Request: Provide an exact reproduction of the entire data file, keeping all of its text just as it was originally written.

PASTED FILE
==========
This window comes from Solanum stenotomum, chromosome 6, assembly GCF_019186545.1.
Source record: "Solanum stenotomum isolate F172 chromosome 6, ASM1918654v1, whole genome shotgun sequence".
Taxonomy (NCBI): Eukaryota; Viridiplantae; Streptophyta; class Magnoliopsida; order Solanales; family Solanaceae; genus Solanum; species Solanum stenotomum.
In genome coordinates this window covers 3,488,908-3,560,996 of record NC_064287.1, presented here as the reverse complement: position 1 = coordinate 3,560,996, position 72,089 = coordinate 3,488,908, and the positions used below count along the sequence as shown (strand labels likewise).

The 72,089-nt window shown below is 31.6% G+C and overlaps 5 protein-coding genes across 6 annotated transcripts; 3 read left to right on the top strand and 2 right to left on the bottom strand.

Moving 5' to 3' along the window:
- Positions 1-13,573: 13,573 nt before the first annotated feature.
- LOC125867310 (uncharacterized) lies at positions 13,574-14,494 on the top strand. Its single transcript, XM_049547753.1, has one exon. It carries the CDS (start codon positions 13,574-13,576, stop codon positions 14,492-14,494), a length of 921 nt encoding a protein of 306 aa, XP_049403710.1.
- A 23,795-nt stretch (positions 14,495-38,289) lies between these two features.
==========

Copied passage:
This window comes from Solanum stenotomum, chromosome 6, assembly GCF_019186545.1.
Source record: "Solanum stenotomum isolate F172 chromosome 6, ASM1918654v1, whole genome shotgun sequence".
Taxonomy (NCBI): Eukaryota; Viridiplantae; Streptophyta; class Magnoliopsida; order Solanales; family Solanaceae; genus Solanum; species Solanum stenotomum.
In genome coordinates this window covers 3,488,908-3,560,996 of record NC_064287.1, presented here as the reverse complement: position 1 = coordinate 3,560,996, position 72,089 = coordinate 3,488,908, and the positions used below count along the sequence as shown (strand labels likewise).

The 72,089-nt window shown below is 31.6% G+C and overlaps 5 protein-coding genes across 6 annotated transcripts; 3 read left to right on the top strand and 2 right to left on the bottom strand.

Moving 5' to 3' along the window:
- Positions 1-13,573: 13,573 nt before the first annotated feature.
- LOC125867310 (uncharacterized) lies at positions 13,574-14,494 on the top strand. Its single transcript, XM_049547753.1, has one exon. It carries the CDS (start codon positions 13,574-13,576, stop codon positions 14,492-14,494), a length of 921 nt encoding a protein of 306 aa, XP_049403710.1.
- A 23,795-nt stretch (positions 14,495-38,289) lies between these two features.